In encountering these issues over the years, I have found the work of David Kantor to be deeply helpful. Dr. Kantor, a systems psychologist and founder of the Kantor Institute, developed a “four player model” of structural communication that helps leaders recognize and understand the four types of speech acts that happen “in the room.” Understanding these communications can help leaders create healthier, fluid conversations about challenges and change.
Beyond the four player model, Kantor also has identified the “heroic mode” of leadership communication, which grounds itself in the natural defensiveness that leaders feel when faced with substantial challenge. These heroic modes, that of the “fixer” (solving and overcoming), the “survivor” (accepting and persevering), and the “protector” (shielding and sacrificing), often manifest in light and dark modes, serving to provide communication in constructive (light) and destructive (dark) ways.
It is in these heroic modes that we wear our emotions on our sleeves, especially when it comes to organizations with which we have a deep emotional connection. Compound that with issues of faith, identity, continuity, and community, and it is easy to see how a roomful of heroic leaders can make organizational change feel complicated, especially if those heroic leaders square off on opposite sides of the very same organization. For these leaders, the crises their organizations are facing isn’t just a matter of “calling the question.” Instead, it is a matter of deep personal calling.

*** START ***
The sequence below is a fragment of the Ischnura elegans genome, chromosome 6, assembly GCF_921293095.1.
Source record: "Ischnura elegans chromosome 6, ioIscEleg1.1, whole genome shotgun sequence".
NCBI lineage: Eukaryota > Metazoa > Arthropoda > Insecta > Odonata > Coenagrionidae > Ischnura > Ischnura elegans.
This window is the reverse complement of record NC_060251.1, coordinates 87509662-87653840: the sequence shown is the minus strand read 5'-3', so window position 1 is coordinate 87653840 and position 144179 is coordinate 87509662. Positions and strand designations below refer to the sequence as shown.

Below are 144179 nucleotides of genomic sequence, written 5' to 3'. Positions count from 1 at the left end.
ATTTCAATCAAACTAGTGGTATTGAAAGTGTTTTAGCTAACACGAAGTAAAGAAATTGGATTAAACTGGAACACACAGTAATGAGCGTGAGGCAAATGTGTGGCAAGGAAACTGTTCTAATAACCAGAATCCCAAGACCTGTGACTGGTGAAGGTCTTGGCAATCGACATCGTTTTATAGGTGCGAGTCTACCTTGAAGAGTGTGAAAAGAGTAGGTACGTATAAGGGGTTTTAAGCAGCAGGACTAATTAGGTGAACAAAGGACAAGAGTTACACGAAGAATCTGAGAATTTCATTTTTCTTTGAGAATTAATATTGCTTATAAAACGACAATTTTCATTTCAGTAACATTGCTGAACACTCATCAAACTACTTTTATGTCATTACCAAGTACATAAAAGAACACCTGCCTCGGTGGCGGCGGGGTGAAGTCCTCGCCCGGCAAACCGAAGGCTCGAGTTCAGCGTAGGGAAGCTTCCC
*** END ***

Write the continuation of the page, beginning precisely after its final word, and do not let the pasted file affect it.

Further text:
So how can community leaders and interventionists constructively engage these emotional, and often heroic, voices in organizational change? The first step is recognizing and acknowledging that organizational change is deeply personal, and creating enough space for individuals to share and express those personal feelings. Second, the use of modalities of personal reflection and storytelling within group interactions means that the fixers, survivors, and protectors all have ways to express their own styles of engagement in a “light” context. Third, by incorporating radical inclusivity within organizational change initiatives, community leaders can help bring diverse heroic voices into the room (especially since heroic voices that are left outside of the room can often manifest in the “dark,” destructive mode).
Yes, we are living in an era of design thinking and big data, and a moment when many institutions are facing the need for deep organizational change. Our tendency is to think analytically and objectively, and to eschew the irrational and emotional. But perhaps by understanding and embracing the emotional aspects of change, better leaders can build a more sustainable and more deeply resonant future for those very organizations that matter so deeply to so many.
Seth Cohen is the founder of Applied Optimism, a community and experience design lab that helps companies, nonprofits, grantmakers and communities design optimistic solutions to complex organizational, communal and individual challenges. Seth can be reached at firstname.lastname@example.org and at www.appliedoptimism.com.